The greatest test America faces is whether it can foster the kind of growth that benefits and expands the middle class. To do so, the United States will need to meet three challenges: recover from the Great Recession, rebalance the American and international economies, and gain access to the global middle class for the future of American goods and services. The fulcrum for meeting these challenges is the combination of industries and resources concentrated in the New American Heartland, the center of the country’s productive economy. Traditionally, the Heartland has been defined as the agriculturally and industrially strong Midwest, alone or perhaps together with the Upper Plains. However, the geographic distribution of US manufacturing and energy extraction has expanded through the growth of new manufacturing zones, largely in Texas, the South and the Gulf Coast. Our map of the New American Heartland includes not only the Midwest and Upper Plains, but portions of all the Gulf States — Texas, Louisiana, Mississippi, Alabama, Florida — and the non-coastal southern states of Georgia, Tennessee, and Arkansas.
Just a few months ago, the future appeared promising and certain for Dr. Sunil Sreekumar Nair. A citizen of the United Kingdom, he was completing his residency in internal medicine at a Brooklyn hospital, and he had accepted a job in a hospital near Fort Smith, Arkansas, a rural area with a severe shortage of doctors.Then the Trump administration announced that it was suspending the 15-day expedited process to obtain an H-1B visa that allows U.S. employers to temporarily employ foreign-born workers in specialty fields such as medicine and information technology. Now Nair may not receive his new visa for at least eight months, long after he is supposed to show up for his new job in Arkansas.The Arkansas hospital has offered to keep the job open for him, but Nair isn’t even sure he’ll be able to stay in the country after his original visa expires with the end of his medical residency next month.“To say I am frustrated would be an extreme understatement,” Nair said last week.In addition to suspending the expedited application process, President Donald Trump in April ordered a review of the entire H-1B program.For parts of the country that have difficulty attracting American-born doctors, the uncertainty swirling around the H-1B program is already creating problems, with doctors tied up in legal uncertainty rather than treating patients.“For us, this has been a very positive program that has brought health care to areas of Wisconsin that would otherwise go without,” said Lisa Boero, legal counsel for the immigration program at the Marshfield Clinic Health System, which operates more than 50 clinics through largely rural central and northern Wisconsin, areas with a shortage of doctors.Hospitals in distressed urban neighborhoods also rely on foreign-born medical school graduates to fill medical residencies that might otherwise go vacant.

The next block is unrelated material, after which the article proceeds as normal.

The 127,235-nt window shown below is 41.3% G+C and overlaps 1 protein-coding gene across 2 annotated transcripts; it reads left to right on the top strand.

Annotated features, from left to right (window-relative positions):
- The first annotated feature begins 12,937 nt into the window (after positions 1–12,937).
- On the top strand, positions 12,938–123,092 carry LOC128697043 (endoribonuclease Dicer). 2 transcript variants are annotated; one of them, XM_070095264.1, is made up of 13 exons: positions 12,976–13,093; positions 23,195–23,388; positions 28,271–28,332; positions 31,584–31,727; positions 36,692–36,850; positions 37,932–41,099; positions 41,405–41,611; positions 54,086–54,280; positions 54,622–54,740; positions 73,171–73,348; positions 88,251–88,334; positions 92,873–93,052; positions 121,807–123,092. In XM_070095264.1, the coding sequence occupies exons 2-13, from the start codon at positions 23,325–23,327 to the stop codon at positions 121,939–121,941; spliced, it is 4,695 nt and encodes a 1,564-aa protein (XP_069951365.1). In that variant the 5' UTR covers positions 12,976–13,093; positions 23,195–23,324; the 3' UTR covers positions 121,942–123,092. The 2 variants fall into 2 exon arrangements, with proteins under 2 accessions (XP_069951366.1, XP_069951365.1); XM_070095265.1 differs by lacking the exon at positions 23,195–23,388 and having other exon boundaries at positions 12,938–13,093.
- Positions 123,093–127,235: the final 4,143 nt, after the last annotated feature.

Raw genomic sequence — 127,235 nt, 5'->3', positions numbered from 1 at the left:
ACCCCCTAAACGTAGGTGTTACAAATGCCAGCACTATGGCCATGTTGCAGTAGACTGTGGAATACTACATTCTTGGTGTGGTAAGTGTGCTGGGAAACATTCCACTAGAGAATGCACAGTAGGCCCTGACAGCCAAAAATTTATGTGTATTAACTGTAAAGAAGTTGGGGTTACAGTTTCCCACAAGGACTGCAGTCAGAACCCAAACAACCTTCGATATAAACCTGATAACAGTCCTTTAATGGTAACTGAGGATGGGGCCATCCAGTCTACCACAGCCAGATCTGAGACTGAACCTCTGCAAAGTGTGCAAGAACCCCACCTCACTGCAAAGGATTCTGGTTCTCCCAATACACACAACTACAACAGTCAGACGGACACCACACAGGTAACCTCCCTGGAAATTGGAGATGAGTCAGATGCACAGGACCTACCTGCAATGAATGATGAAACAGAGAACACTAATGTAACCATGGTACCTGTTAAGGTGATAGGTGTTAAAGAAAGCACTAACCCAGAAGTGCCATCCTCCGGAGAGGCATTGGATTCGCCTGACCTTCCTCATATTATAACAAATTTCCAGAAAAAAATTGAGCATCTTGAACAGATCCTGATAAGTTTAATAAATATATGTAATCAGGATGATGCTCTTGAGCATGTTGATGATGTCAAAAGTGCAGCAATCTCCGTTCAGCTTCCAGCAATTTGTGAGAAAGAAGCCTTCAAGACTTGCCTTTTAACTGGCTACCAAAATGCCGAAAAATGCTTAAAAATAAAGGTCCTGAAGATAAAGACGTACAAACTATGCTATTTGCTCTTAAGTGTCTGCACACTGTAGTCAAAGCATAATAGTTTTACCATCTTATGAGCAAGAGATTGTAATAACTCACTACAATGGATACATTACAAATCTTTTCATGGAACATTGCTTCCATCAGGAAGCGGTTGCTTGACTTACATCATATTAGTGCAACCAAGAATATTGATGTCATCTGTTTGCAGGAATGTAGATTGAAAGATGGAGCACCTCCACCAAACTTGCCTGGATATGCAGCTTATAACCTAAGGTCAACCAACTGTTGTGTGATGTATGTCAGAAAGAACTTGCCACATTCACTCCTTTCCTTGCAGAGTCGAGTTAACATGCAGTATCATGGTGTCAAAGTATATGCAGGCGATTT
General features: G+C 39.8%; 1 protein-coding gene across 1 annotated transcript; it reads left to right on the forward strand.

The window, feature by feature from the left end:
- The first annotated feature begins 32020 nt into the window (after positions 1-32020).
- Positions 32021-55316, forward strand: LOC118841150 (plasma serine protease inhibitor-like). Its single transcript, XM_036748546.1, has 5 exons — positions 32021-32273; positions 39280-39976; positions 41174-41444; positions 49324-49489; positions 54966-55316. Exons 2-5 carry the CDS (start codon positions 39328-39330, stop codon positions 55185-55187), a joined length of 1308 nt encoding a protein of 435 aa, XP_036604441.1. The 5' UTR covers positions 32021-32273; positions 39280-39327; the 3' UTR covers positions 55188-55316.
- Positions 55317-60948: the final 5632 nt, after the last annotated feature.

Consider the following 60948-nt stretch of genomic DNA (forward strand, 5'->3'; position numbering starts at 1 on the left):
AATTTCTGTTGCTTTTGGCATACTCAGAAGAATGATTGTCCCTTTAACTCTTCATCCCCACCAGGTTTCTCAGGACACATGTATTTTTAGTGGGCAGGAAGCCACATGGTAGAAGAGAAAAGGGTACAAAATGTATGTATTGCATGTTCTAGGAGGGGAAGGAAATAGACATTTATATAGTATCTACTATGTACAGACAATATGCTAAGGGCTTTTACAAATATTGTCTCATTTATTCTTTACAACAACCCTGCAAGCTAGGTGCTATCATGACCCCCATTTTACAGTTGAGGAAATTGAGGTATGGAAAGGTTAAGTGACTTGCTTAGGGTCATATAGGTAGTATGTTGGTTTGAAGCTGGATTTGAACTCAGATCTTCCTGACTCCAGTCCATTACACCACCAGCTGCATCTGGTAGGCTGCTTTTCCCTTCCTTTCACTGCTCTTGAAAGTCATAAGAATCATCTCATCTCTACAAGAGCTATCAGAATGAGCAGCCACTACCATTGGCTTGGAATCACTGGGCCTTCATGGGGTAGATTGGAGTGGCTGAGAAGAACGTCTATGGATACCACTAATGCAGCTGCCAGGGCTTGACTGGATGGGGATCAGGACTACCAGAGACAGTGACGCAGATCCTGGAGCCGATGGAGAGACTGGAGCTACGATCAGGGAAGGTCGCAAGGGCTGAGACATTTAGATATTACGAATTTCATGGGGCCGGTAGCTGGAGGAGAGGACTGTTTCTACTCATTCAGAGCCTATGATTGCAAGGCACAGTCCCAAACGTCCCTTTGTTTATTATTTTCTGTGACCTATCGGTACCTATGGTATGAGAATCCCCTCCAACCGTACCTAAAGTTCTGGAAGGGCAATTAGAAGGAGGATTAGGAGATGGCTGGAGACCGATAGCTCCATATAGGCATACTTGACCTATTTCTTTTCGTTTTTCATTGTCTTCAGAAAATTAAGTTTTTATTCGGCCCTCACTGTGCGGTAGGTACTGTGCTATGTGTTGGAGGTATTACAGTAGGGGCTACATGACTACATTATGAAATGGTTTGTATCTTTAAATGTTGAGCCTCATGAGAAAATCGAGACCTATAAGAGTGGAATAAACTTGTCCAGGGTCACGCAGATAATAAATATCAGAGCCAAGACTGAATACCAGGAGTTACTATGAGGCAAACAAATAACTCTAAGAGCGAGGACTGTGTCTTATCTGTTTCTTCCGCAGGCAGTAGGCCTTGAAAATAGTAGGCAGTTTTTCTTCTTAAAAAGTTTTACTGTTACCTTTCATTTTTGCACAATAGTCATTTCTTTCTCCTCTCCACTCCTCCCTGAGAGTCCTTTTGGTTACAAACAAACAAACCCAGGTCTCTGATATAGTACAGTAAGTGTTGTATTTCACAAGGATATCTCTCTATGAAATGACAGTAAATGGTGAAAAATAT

Maine’s highest court concluded Tuesday that the nation’s first statewide ranked-choice voting system violates the Maine Constitution even though it was approved by the state’s voters in a referendum in November. In a unanimous advisory opinion, the seven justices on the Maine Supreme Judicial Court acknowledged the validity of citizen-initiative ballot questions but noted that even citizen-enacted laws can be unconstitutional. The court opinion itself doesn’t negate ranked-choice voting, which was supported by 52 percent of Mainers who cast ballots last fall. The justices instead spelled out the Legislature’s options, noting that lawmakers can now vote to repeal the measure or to initiate the process that leads to a constitutional amendment to allow for ranked-choice voting.
Monarch butterfly populations are shrinking. New research makes a strong case that the reasons for this decline go far beyond what's happening on the wintering grounds and addresses a current controversy about the primary causes of the specie's decline.Unlike other migratory species, which have distinct summer and winter grounds, monarchs take multiple generations to travel from Mexico to Texas, from Texas to the Midwest, from the Midwest and into Canada, and finally, back from the upper Midwest and Canada to Mexico.The team's research could generate answers that eventually help reverse the nearly 20-year decline of monarch butterflies observed in Mexico. It gives hope to anyone, scientists and the public alike, who has ever witnessed the mass of overwintering butterflies in Mexico or cheered a flitting monarch as it traverses vast distances across the United States.